According to the CDC, the SARS-CoV-2 infection rates have been leveling since May. Thanks to the drastic isolation measures, we now have no idea how this situation will evolve. The accumulated global restrictions that governments have imposed in the first quarter of 2020 may have suppressed the spread, but they’re strategically unsound. No amount of mask-wearing and social distancing will ever be able to eliminate the virus. Putting a brake on its natural course only accomplishes two things—killing small businesses and setting the world up for a possible massive infection spike due soon.
Hence there are still reasons to be wary of large crowds in small rooms, but we must also take into account that every person owns an “immune system.” The overall immune strength—or lack thereof—has been the defining factor in the survivability rate of patients diagnosed with COVID-19.
Far from being a relentless killer virus, SARS-CoV-2 is unable to compromise the systems of healthy individuals. Spending vast amounts of money for artificial methods of prevention is—not only counterproductive in the long term—but it perpetuates the false idea that a marginally stronger influenza virus can only be combated with isolation combined with copious amounts of disinfectant.
The truth is that humans, like every other social species, deal with a viral infection naturally, sharing it among themselves until “the herd” develops the means to fight it. Transmission is the easiest way to establish immunity past one generation.
In the meantime—personal responsibility should take over the burdens that state authorities have hastily appropriated.
A variety of factors influence immunity to disease, and surprisingly, the quarantine measures have had an overall detrimental effect. With people stuck in their homes and under a constant barrage of fear-inducing reports—reminiscent of war coverage—their stress levels have been raised considerably.
While acute stress can act as a quick immunity boost, chronic stress desensitizes cells to the effect of cortisol, which can significantly hinder the body’s ability to manage inflammation. This issue is especially relevant, as COVID-19 is often associated with Pneumonia. Sleep patterns are also affected negatively by variations in cortisol secretion, which creates a vicious cycle that further raises the risk of inflammatory disease.
Therefore, stress and anxiety-inducing activities should be minimized or removed if possible, while sleep hours should be prioritized and even indulged.
Breathing and Physical Activity
Staying indoors and, otherwise, covering the nose and mouth is the worst advice to follow when confronted with disease. Mild but prolonged oxygen deprivation can be extremely dangerous if blood oxygen concentration drops below 96%.
Even without wearing masks, the restrictions on mobility and the outdoors are much limiting daily air intake. Providing ventilation indoors and spending time outside should be a priority, at least while restrictions permit it.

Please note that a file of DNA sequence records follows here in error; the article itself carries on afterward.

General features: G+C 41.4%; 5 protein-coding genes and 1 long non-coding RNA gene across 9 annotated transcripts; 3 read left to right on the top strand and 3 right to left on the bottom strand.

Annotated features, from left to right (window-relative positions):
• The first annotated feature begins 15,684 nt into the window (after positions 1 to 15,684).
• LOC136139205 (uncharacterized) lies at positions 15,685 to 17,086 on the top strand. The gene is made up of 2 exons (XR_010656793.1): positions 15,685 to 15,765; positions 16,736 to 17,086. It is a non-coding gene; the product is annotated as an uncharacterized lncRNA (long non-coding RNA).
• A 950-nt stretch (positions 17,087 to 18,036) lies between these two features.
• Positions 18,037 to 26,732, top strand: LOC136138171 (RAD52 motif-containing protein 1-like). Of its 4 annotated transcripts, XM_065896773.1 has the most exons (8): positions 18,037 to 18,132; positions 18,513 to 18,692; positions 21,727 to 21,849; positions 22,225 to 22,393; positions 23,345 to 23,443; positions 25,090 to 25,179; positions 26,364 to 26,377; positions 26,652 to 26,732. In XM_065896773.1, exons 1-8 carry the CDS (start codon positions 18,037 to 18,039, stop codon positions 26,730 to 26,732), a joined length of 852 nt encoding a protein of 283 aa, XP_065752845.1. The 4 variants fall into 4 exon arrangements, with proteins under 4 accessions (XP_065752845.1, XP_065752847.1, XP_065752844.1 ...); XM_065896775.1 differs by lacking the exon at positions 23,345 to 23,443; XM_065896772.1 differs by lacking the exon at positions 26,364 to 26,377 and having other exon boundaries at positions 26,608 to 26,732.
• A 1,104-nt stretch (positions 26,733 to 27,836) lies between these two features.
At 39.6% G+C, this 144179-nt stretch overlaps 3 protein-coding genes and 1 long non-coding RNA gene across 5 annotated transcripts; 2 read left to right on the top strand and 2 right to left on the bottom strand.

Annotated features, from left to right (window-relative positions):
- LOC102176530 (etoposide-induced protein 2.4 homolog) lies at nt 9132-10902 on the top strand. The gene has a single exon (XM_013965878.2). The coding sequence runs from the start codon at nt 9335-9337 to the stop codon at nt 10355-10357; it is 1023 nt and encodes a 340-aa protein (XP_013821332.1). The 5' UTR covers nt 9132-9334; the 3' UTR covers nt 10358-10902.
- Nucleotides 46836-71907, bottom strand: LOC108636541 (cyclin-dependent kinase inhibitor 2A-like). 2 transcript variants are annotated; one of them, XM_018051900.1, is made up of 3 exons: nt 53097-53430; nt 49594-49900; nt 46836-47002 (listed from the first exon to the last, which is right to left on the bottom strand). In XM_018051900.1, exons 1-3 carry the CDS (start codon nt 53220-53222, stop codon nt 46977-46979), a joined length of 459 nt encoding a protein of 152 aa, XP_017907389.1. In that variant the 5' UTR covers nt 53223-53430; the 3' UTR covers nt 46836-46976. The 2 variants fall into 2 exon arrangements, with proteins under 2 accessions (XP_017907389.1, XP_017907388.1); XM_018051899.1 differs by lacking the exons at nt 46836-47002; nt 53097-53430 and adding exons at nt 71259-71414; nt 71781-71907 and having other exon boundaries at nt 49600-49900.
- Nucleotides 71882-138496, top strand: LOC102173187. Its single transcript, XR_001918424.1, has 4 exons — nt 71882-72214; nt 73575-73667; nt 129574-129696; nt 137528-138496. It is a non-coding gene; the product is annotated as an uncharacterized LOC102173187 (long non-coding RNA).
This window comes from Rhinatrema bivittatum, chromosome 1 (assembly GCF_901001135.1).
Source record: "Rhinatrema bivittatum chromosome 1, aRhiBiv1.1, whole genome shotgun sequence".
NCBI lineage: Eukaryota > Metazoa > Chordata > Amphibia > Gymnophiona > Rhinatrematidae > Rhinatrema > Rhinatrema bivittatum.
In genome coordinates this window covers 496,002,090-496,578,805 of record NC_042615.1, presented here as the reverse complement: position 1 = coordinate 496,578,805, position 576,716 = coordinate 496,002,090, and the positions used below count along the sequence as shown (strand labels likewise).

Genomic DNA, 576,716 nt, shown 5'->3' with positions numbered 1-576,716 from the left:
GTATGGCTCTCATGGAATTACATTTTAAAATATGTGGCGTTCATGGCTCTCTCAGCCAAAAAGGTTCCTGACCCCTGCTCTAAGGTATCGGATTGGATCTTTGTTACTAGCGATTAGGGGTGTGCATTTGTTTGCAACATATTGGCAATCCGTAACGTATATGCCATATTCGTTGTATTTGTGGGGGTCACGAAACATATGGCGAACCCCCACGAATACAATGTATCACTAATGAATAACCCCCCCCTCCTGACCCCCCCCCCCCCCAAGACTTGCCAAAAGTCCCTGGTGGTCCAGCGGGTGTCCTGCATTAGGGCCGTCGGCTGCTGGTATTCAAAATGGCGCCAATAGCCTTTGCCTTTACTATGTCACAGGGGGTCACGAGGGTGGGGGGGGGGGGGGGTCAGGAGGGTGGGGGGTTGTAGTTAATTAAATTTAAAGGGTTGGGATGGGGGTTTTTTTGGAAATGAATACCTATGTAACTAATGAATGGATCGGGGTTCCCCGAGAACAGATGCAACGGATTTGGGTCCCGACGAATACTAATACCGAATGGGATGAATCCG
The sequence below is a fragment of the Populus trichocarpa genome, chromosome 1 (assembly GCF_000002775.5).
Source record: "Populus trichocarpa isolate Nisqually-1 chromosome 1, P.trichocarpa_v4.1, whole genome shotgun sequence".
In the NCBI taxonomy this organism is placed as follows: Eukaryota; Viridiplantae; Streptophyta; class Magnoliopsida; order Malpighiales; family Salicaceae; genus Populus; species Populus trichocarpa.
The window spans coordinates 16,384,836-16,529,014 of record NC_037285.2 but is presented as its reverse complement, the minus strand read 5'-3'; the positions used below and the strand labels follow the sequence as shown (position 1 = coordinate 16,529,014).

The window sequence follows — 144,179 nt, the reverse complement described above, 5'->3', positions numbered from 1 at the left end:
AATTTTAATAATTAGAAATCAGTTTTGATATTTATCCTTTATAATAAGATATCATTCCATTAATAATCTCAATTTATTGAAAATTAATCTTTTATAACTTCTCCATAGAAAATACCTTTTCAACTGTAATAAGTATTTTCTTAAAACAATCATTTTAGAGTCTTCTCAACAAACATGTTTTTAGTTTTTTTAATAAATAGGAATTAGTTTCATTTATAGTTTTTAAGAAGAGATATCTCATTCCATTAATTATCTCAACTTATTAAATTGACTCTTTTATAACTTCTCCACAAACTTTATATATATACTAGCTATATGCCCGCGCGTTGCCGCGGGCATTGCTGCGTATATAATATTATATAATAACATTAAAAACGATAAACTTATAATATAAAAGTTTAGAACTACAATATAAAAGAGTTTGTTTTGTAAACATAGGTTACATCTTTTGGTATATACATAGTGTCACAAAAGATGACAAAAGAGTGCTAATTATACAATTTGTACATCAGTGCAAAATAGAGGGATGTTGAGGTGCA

Physical activity is also an essential factor in oxygen absorption. Years of research have revealed that short periods of moderate-intensity activity are a driving factor for immunity. A form of exercise should then be incorporated into daily activities.
Nutrition and Everything Else
One of the worst effects of the lock-down is the limited access to quality nutrition. As fresh produce became hard to come by, people have been stocking up on non-perishables like sugary treats, highly-processed meats, beans, toilet paper, rice, and canned foods, all of which provide satiation but come with their assorted health costs.
Prioritizing fresh foods that provide the maximum amount of essential macro and micronutrients should be a constant concern. While trying to optimize nutrient intake may prove stressful, an acceptable alternative would be to look for these properties when grocery shopping:
- Locally produced food
- Food that’s in season
- Food that didn’t require industrialization
A sign of proper nutrition is also the ease in which the measures mentioned above can be implemented. The sense of calm and well-being associated with consuming ancestral foods is conducive to healthy sleep patterns and an increased ability to manage daily stress.
While health can benefit significantly from supplementation, natural, unprocessed foods have large concentrations of bio-available nutrients, which remove the need for dietary supplements in most cases.
These considerations might not be news to anyone who is even mildly interested in health and nutrition. However, it is easy to forego good habits when our regular lives are being disrupted. Quarantine, enforced distancing, queuing, curfew, mask-related regulations, and constant reminders from the media are a compounded force against the personal sense of balance. Moving the people’s awareness towards solutions rather than tragedies should be a national strategy. But, alas, making it a personal responsibility solidifies self-respect and self-ownership, qualities that are in dire need today.